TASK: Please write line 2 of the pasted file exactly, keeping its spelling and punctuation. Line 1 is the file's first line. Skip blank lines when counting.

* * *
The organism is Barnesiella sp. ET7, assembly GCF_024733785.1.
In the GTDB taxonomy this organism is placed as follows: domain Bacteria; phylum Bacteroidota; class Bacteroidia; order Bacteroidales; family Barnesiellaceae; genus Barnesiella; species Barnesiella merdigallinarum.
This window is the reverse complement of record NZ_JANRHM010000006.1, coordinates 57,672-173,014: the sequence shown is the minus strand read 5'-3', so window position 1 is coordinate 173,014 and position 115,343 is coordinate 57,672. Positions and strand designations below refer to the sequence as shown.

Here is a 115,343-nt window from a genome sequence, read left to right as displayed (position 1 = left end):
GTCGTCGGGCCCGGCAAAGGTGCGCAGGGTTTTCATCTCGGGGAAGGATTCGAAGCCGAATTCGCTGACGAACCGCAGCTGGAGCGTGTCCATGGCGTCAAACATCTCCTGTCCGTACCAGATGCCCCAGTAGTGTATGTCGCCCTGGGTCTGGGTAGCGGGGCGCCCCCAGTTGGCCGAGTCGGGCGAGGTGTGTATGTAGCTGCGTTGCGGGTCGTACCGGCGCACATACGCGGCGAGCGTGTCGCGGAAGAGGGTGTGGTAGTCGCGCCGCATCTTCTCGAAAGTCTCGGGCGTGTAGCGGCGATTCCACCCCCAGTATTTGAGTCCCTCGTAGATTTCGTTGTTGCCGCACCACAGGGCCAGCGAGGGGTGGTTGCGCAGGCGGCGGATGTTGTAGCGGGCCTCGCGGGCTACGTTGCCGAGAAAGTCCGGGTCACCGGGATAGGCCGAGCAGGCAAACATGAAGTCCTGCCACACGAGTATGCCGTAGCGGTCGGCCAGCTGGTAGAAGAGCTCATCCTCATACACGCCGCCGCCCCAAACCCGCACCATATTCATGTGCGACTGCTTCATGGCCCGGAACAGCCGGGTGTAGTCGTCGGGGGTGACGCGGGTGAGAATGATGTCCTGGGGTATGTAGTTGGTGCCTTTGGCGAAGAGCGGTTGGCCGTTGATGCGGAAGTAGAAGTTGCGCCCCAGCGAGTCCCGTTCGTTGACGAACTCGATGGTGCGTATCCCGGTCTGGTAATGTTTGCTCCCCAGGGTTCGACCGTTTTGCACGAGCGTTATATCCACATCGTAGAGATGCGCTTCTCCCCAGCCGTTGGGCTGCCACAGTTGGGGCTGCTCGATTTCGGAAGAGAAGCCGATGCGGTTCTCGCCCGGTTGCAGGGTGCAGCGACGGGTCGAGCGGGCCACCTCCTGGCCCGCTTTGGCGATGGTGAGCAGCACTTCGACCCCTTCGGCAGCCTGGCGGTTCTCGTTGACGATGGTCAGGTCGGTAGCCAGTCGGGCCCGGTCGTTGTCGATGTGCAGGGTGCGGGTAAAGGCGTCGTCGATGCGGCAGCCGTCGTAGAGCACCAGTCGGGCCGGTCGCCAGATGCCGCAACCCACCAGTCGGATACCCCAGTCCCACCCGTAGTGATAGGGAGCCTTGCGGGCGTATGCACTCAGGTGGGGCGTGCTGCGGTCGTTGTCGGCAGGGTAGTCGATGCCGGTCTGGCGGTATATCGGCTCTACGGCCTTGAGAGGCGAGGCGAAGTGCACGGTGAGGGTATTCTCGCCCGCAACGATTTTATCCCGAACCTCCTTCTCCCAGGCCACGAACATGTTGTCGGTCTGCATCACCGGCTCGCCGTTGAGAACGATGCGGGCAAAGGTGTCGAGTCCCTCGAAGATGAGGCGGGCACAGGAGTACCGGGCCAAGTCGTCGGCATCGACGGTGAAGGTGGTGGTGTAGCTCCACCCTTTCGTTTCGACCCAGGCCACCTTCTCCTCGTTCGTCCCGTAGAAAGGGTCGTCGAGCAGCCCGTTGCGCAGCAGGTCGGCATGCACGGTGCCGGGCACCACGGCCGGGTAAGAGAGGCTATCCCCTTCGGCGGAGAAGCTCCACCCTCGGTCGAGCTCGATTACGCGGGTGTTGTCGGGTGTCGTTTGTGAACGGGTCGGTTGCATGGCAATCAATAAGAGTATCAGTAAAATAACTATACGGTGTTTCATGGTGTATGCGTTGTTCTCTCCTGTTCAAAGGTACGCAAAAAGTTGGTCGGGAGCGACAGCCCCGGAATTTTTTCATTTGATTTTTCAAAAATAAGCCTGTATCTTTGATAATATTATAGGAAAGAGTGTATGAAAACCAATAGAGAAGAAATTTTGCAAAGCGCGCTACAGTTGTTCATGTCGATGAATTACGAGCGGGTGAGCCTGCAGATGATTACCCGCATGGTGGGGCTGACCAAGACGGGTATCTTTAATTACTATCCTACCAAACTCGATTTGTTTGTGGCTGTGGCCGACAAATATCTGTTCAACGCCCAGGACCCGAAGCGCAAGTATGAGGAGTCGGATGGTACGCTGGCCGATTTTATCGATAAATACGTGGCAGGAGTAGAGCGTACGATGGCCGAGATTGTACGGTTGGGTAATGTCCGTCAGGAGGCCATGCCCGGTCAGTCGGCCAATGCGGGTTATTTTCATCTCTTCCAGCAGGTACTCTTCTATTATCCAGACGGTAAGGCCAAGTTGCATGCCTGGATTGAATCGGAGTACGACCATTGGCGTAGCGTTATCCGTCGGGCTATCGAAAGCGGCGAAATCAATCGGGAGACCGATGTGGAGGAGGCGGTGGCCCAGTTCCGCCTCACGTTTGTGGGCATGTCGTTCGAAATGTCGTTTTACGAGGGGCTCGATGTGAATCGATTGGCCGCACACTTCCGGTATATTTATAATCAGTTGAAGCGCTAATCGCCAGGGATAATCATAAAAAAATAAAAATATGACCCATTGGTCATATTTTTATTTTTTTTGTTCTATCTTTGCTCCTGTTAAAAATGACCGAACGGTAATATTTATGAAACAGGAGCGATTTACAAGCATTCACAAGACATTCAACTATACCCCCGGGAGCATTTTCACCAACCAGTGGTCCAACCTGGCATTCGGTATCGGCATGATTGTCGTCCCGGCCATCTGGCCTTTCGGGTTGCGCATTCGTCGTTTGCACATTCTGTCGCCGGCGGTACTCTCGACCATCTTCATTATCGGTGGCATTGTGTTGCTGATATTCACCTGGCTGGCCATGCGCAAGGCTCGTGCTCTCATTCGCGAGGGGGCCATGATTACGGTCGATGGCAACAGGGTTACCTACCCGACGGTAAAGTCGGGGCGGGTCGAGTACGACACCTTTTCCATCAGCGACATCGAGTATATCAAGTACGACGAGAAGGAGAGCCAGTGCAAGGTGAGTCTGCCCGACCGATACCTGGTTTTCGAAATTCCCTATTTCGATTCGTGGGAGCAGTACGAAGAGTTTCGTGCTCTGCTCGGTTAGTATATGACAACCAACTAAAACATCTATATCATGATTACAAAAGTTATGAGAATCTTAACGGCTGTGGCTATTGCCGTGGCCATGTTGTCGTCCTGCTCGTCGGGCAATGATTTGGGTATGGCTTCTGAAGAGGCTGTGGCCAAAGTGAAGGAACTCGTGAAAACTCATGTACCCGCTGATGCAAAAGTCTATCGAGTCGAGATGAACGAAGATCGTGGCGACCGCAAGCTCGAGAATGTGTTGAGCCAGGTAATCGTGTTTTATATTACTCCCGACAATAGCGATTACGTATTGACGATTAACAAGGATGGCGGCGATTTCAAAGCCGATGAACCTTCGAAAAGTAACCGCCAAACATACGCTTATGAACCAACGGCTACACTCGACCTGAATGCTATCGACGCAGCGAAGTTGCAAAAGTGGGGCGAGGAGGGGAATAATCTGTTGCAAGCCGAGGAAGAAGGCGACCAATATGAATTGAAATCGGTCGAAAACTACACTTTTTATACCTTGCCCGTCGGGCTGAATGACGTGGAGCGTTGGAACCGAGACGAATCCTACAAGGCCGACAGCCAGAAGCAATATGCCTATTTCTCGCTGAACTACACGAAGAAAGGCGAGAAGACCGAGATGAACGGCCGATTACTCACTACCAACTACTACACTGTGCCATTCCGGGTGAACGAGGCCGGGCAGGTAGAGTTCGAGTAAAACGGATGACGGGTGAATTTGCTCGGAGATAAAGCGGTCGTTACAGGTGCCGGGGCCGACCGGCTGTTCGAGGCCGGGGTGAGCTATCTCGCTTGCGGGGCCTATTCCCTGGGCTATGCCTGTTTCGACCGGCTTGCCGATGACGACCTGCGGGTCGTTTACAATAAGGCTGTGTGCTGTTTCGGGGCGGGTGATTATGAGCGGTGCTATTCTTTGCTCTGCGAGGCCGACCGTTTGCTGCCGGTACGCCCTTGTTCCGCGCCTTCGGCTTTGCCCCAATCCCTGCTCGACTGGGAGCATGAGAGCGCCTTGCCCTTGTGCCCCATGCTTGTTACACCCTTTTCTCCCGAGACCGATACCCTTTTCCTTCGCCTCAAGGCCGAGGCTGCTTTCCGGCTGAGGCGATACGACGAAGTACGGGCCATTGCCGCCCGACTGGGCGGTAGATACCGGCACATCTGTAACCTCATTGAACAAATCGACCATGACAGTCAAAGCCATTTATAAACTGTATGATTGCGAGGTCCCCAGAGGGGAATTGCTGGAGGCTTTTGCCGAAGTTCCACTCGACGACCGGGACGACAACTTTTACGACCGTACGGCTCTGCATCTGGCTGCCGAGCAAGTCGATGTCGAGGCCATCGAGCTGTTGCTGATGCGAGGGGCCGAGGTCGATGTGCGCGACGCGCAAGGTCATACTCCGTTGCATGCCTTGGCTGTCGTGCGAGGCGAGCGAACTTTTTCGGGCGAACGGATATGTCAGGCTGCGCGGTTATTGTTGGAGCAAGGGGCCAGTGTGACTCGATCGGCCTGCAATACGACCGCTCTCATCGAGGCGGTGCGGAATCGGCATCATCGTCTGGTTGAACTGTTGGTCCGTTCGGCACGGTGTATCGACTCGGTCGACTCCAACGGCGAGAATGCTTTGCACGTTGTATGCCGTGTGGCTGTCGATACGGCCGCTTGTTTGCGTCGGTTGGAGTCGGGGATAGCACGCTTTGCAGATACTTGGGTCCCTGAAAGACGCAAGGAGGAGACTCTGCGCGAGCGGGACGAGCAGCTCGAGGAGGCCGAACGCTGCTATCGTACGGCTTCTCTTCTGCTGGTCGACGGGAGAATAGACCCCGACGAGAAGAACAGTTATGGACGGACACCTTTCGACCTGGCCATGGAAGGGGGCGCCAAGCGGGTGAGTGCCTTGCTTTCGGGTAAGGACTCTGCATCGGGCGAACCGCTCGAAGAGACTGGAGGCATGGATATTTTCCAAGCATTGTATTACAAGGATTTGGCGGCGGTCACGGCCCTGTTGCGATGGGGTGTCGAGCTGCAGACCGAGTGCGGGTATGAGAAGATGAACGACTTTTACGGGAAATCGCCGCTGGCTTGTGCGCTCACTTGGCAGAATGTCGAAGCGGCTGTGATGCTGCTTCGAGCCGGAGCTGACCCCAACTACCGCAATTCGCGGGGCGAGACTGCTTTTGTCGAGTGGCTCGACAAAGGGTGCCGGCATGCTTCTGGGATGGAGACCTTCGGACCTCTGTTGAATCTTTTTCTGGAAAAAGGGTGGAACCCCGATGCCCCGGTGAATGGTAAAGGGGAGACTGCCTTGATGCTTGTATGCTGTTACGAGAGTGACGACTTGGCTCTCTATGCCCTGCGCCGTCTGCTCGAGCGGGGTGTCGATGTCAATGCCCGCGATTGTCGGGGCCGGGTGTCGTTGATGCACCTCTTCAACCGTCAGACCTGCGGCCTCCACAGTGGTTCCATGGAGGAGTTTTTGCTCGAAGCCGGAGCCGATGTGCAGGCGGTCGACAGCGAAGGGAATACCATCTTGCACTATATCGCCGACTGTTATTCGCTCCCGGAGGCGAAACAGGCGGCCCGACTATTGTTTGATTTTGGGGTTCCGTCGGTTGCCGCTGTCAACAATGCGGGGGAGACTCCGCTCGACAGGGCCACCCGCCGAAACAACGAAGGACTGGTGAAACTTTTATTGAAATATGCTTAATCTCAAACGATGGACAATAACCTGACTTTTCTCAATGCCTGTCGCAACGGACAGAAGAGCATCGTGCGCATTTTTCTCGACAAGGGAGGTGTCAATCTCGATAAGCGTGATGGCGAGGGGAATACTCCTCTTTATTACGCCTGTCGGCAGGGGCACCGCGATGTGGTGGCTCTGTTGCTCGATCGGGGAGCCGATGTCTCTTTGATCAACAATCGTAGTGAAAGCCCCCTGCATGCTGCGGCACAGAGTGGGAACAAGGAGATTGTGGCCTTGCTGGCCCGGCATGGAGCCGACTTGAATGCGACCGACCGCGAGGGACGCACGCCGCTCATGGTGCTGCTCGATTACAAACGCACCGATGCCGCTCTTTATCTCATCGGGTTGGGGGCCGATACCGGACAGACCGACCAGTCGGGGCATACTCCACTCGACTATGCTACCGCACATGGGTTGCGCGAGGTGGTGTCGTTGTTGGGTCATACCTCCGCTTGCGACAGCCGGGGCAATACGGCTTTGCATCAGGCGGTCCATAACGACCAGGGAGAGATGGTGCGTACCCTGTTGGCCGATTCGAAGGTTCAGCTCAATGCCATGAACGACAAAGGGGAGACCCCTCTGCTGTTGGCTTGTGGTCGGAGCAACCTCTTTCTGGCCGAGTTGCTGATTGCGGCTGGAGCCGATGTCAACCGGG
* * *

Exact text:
In the GTDB taxonomy this organism is placed as follows: domain Bacteria; phylum Bacteroidota; class Bacteroidia; order Bacteroidales; family Barnesiellaceae; genus Barnesiella; species Barnesiella merdigallinarum.